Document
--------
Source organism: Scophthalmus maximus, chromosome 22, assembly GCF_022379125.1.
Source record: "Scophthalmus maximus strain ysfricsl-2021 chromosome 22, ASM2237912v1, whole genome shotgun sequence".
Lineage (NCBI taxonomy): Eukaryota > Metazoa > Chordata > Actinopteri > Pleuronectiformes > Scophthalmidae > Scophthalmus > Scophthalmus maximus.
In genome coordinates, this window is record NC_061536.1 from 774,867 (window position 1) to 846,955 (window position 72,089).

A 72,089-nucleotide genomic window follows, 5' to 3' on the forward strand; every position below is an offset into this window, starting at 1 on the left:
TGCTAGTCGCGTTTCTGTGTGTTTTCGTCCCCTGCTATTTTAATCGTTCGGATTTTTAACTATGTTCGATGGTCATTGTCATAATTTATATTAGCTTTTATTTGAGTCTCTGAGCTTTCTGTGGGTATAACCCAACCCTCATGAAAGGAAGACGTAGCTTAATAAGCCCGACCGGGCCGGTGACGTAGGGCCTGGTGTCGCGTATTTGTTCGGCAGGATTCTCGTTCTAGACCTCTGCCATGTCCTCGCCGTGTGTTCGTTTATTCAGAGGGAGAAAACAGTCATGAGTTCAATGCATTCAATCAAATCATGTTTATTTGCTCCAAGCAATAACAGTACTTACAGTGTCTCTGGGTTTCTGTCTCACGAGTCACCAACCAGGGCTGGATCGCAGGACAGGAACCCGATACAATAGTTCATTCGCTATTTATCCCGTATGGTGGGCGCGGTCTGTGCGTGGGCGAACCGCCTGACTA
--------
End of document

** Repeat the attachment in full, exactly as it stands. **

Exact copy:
Source organism: Scophthalmus maximus, chromosome 22, assembly GCF_022379125.1.
Source record: "Scophthalmus maximus strain ysfricsl-2021 chromosome 22, ASM2237912v1, whole genome shotgun sequence".
Lineage (NCBI taxonomy): Eukaryota > Metazoa > Chordata > Actinopteri > Pleuronectiformes > Scophthalmidae > Scophthalmus > Scophthalmus maximus.
In genome coordinates, this window is record NC_061536.1 from 774,867 (window position 1) to 846,955 (window position 72,089).

A 72,089-nucleotide genomic window follows, 5' to 3' on the forward strand; every position below is an offset into this window, starting at 1 on the left:
TGCTAGTCGCGTTTCTGTGTGTTTTCGTCCCCTGCTATTTTAATCGTTCGGATTTTTAACTATGTTCGATGGTCATTGTCATAATTTATATTAGCTTTTATTTGAGTCTCTGAGCTTTCTGTGGGTATAACCCAACCCTCATGAAAGGAAGACGTAGCTTAATAAGCCCGACCGGGCCGGTGACGTAGGGCCTGGTGTCGCGTATTTGTTCGGCAGGATTCTCGTTCTAGACCTCTGCCATGTCCTCGCCGTGTGTTCGTTTATTCAGAGGGAGAAAACAGTCATGAGTTCAATGCATTCAATCAAATCATGTTTATTTGCTCCAAGCAATAACAGTACTTACAGTGTCTCTGGGTTTCTGTCTCACGAGTCACCAACCAGGGCTGGATCGCAGGACAGGAACCCGATACAATAGTTCATTCGCTATTTATCCCGTATGGTGGGCGCGGTCTGTGCGTGGGCGAACCGCCTGACTA